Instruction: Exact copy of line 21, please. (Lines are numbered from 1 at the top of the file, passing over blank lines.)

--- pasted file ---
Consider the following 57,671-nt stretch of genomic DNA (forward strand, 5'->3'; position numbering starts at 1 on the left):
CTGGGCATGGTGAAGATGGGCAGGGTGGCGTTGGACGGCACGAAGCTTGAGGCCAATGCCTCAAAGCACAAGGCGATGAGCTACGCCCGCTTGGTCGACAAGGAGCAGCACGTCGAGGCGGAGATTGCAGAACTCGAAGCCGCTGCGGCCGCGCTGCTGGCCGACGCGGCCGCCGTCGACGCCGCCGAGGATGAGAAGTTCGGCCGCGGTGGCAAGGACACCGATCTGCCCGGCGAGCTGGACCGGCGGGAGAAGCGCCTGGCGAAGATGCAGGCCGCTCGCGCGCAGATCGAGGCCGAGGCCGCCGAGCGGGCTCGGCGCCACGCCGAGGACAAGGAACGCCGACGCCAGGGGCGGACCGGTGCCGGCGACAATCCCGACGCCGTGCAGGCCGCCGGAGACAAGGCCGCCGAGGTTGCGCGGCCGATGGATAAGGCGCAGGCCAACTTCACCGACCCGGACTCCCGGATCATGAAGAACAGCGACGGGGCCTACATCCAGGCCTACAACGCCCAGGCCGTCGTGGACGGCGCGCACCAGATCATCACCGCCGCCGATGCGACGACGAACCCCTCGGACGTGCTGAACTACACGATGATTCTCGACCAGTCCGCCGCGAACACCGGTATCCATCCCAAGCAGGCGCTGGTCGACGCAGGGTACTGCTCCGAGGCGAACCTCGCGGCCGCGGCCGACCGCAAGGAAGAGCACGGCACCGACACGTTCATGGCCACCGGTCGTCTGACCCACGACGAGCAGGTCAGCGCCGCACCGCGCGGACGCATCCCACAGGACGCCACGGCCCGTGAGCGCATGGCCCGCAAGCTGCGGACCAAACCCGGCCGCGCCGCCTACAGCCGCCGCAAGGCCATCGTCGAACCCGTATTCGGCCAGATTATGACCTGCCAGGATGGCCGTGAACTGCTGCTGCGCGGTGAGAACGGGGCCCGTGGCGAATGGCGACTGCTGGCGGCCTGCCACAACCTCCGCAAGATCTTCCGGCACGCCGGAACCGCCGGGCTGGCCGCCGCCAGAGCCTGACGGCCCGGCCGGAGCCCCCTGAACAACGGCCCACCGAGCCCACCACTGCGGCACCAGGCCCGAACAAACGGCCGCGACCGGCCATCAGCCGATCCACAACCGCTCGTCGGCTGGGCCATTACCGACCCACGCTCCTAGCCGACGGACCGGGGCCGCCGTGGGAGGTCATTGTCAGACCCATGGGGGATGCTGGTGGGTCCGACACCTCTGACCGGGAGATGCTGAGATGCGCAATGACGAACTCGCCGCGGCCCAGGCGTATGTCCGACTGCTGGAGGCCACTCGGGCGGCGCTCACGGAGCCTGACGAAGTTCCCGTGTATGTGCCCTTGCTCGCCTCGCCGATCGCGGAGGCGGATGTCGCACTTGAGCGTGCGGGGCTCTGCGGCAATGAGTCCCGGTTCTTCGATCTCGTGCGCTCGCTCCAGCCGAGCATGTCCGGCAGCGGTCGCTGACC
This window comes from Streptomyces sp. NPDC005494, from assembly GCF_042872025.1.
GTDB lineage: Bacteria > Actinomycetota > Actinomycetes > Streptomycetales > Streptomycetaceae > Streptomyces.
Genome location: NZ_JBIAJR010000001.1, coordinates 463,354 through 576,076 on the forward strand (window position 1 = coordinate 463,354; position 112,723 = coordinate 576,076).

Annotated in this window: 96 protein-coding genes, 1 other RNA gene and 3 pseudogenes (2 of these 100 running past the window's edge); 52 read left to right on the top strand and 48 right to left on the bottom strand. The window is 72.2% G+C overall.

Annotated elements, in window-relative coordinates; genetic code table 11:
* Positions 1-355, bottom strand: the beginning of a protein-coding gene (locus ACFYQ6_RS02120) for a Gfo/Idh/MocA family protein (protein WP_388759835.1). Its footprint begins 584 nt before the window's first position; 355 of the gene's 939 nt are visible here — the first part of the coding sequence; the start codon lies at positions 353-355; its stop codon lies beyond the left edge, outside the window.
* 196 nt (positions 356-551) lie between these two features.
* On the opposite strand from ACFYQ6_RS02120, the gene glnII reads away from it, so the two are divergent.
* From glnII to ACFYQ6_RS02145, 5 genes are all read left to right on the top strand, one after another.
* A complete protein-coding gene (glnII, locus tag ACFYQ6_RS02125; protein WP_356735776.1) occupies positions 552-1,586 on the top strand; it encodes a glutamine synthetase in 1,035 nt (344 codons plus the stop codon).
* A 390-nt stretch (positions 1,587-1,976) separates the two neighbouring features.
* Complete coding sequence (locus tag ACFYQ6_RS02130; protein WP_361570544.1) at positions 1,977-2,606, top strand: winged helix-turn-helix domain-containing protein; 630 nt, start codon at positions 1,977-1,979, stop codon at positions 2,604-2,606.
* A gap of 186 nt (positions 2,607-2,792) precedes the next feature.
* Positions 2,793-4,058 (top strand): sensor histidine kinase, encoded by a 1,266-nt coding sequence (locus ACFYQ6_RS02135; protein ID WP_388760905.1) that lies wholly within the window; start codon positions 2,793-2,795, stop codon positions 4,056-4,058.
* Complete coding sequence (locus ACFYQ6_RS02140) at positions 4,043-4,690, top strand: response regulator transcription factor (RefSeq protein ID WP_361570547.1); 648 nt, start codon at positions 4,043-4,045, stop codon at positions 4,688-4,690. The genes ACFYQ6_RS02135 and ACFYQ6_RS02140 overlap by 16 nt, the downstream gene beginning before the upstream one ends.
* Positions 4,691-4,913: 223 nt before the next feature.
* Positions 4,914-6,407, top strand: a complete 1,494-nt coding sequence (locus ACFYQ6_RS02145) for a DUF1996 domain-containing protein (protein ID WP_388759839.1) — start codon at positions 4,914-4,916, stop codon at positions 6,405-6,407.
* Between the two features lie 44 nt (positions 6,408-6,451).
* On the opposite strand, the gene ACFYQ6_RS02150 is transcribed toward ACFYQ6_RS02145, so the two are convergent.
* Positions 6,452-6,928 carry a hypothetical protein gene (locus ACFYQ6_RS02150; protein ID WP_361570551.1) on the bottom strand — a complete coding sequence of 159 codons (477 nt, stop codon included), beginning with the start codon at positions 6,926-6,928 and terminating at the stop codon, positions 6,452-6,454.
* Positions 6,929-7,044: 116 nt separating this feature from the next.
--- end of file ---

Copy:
* On the opposite strand, the gene ACFYQ6_RS02150 is transcribed toward ACFYQ6_RS02145, so the two are convergent.